A short-lived gas shortfall - a discussion
In the recently published report A short-lived gas shortfall (May 2017), Dylan McConnell and Tim Forcey found that there is a shortage of "cheap" gas, but not a gas supply "shortfall", as claimed by AEMO (March 2017). The University of Melbourne research found that AEMO's forecast shortfall is very small, amounting to no more than around 0.2% of annual supply. The short-term political response at the time, was a call for "more gas supply and gas suppliers" with the federal government declaring certain restrictions could be placed on gas exports. Dylan and Tim found that high gas prices combined with falling renewable and storage costs means that there are cheaper options than developing new gas resources - perhaps we've outgrown gas in the electricity sector?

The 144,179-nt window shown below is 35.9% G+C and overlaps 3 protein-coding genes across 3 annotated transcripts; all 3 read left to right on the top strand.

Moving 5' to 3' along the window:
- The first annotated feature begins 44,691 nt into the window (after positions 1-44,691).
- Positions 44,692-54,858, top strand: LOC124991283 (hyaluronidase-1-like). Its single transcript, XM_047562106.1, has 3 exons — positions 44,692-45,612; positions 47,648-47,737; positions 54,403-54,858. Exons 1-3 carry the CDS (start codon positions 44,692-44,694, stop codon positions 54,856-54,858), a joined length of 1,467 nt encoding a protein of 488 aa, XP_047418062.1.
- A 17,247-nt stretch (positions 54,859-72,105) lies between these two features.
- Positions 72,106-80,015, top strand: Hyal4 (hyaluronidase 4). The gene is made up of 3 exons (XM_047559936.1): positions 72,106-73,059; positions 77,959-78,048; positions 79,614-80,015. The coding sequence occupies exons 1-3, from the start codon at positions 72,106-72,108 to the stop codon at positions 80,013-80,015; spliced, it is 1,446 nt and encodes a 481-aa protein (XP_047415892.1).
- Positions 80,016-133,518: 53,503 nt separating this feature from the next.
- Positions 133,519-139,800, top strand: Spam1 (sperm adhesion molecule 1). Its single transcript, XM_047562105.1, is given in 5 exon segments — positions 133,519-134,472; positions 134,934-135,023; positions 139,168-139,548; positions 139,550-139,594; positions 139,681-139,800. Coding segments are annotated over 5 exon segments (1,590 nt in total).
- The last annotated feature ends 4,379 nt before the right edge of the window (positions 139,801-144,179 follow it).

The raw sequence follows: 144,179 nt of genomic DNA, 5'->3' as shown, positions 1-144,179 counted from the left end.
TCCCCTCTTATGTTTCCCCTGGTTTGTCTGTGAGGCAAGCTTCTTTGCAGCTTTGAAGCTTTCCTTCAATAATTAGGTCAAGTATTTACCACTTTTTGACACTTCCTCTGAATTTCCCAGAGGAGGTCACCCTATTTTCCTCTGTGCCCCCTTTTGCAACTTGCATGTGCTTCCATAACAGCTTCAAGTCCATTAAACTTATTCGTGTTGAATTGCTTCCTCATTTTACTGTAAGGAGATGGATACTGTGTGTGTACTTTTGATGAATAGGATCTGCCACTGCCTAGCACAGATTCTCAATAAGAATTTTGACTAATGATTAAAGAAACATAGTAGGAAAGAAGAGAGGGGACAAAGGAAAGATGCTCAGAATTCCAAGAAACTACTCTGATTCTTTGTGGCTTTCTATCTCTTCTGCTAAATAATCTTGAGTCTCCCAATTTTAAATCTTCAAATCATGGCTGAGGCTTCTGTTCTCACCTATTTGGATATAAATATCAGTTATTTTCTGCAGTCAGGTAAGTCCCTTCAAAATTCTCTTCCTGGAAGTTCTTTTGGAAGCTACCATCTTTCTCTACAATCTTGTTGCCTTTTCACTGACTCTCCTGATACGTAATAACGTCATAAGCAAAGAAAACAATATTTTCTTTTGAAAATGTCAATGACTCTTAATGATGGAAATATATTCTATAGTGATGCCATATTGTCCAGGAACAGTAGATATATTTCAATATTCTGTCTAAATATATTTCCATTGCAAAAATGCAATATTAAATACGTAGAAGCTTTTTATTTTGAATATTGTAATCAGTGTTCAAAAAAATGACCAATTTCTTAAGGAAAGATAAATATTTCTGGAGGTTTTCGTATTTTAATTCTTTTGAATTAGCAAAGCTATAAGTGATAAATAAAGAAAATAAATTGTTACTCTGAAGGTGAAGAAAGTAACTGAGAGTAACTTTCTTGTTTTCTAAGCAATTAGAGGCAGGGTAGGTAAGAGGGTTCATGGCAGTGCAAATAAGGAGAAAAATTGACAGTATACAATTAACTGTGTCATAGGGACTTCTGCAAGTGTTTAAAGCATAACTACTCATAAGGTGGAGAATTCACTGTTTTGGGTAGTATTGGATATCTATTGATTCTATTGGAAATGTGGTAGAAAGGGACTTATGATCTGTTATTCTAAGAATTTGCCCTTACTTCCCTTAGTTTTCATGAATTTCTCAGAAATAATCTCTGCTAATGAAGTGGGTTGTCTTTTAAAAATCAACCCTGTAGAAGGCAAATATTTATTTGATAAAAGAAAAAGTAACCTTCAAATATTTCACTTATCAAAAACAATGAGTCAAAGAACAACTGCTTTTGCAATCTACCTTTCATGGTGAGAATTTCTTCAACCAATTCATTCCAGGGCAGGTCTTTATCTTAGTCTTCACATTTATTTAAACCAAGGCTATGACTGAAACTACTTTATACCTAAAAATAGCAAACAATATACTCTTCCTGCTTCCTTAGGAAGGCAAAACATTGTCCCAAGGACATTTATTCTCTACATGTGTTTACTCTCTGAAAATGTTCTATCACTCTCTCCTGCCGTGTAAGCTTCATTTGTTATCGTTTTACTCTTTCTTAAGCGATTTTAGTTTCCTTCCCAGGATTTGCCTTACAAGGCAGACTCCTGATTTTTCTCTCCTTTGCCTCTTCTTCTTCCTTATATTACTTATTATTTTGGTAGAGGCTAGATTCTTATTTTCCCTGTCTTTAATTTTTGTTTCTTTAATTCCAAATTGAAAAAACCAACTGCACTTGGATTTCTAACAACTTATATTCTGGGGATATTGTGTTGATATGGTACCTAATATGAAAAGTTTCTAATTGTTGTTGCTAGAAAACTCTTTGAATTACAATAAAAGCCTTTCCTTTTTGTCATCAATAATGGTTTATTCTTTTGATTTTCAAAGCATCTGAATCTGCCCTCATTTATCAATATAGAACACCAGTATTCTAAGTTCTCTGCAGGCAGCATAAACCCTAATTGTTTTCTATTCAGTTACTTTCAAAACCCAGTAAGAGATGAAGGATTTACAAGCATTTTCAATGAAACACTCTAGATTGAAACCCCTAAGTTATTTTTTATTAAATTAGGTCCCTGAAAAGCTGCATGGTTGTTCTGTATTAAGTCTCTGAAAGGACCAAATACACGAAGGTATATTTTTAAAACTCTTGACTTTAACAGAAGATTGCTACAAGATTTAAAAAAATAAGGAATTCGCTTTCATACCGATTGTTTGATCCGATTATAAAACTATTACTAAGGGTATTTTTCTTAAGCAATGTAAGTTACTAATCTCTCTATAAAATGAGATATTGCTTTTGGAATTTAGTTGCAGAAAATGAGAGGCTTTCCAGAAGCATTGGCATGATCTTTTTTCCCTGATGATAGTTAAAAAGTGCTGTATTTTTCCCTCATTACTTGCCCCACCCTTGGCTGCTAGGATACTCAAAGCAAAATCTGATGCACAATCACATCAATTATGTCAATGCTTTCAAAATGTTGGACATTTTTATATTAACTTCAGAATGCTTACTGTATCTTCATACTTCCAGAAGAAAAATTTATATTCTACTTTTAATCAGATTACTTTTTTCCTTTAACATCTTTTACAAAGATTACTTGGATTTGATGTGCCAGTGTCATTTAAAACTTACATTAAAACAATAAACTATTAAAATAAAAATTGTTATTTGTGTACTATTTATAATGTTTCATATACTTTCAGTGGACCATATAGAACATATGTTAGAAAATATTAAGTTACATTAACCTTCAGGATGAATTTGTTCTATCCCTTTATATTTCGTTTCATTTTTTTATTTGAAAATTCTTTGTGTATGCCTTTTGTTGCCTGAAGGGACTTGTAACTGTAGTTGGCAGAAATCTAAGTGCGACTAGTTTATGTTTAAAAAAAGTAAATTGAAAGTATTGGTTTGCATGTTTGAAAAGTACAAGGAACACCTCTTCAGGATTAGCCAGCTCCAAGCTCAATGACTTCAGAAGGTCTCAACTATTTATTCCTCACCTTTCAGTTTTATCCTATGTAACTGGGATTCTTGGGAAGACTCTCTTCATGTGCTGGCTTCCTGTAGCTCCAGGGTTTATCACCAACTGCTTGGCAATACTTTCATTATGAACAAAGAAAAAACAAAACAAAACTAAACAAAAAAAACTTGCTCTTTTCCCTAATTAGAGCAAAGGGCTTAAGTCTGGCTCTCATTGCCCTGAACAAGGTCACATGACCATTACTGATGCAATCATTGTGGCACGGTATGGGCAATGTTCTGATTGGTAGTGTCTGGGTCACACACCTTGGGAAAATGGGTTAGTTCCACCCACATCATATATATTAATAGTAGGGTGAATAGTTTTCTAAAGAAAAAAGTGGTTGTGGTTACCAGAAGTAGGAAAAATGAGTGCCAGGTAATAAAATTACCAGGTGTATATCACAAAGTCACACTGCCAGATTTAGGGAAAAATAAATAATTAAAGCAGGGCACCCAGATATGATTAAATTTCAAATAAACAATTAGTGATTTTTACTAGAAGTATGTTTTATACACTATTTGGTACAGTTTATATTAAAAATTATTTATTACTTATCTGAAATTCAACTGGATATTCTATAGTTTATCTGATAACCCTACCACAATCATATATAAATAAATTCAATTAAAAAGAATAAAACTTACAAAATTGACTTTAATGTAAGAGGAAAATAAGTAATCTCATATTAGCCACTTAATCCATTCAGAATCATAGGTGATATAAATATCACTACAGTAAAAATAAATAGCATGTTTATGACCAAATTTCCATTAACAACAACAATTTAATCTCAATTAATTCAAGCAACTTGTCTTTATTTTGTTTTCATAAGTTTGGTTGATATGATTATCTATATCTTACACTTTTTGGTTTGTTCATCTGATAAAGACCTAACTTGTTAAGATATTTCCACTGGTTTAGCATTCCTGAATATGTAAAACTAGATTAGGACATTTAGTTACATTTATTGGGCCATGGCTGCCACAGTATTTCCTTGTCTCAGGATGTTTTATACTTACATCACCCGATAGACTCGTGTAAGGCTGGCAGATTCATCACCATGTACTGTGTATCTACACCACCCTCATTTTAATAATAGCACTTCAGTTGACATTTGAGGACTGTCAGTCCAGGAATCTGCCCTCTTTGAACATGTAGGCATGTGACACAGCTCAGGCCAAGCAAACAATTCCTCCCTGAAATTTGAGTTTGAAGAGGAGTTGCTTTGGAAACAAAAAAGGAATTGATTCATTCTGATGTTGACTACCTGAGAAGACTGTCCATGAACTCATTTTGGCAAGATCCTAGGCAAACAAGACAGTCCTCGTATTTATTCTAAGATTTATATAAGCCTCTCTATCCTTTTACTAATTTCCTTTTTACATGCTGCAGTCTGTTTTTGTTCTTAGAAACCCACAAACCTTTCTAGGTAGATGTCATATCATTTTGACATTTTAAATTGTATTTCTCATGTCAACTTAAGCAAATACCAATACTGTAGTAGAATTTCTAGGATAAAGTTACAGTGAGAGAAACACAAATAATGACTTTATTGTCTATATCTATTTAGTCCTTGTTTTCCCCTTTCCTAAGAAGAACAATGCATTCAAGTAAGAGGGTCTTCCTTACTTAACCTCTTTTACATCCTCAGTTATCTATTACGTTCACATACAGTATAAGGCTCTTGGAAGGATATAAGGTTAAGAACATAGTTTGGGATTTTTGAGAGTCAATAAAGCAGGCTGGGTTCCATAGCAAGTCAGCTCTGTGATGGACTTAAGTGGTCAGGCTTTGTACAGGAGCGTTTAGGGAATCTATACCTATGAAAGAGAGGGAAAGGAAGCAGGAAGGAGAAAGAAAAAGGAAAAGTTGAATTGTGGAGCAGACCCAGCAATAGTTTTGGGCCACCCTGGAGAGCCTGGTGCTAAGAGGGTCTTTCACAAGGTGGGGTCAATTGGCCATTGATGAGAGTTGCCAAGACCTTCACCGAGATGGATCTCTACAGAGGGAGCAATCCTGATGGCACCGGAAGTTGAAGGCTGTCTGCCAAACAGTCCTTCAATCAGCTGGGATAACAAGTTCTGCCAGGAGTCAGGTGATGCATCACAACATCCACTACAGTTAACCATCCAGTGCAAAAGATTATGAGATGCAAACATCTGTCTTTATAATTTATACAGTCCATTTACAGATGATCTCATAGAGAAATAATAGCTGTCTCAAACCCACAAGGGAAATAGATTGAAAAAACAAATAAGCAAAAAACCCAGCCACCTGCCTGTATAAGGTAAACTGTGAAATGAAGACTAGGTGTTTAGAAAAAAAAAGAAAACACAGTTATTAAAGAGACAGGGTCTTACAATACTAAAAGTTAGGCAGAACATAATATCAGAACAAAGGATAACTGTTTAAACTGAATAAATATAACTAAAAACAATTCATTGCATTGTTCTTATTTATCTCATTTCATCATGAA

Dr Dylan McConnell is an energy systems research fellow at the University of Melbourne Climate & Energy College and researcher at the multi-institutional Energy Transition Hub. He has extensive experience in analysing the electricity sector in Australia. Dylan’s work is focused on electricity infrastructure and governance, and the energy transition in liberalised electricity markets. He also specialises in operations research and the optimisation of electricity systems. His work is interdisciplinary and has been published in forums including the Journal of Energy Policy, the Journal of Applied Energy, the Electricity Journal, and the Journal of Environmental Sociology. His work can be found on The Conversation.
Tim Forcey is a chemical engineer and energy researcher with over 35 years experience in the oil, gas and electricity industries in Australia and abroad. Tim has presented on certain impacts of unconventional oil and gas extraction, and on renewable-heat alternatives to gas, at community events and to local councils, parliamentarians and inquiries in New South Wales, South Australia, Victoria, Canberra, and Darwin.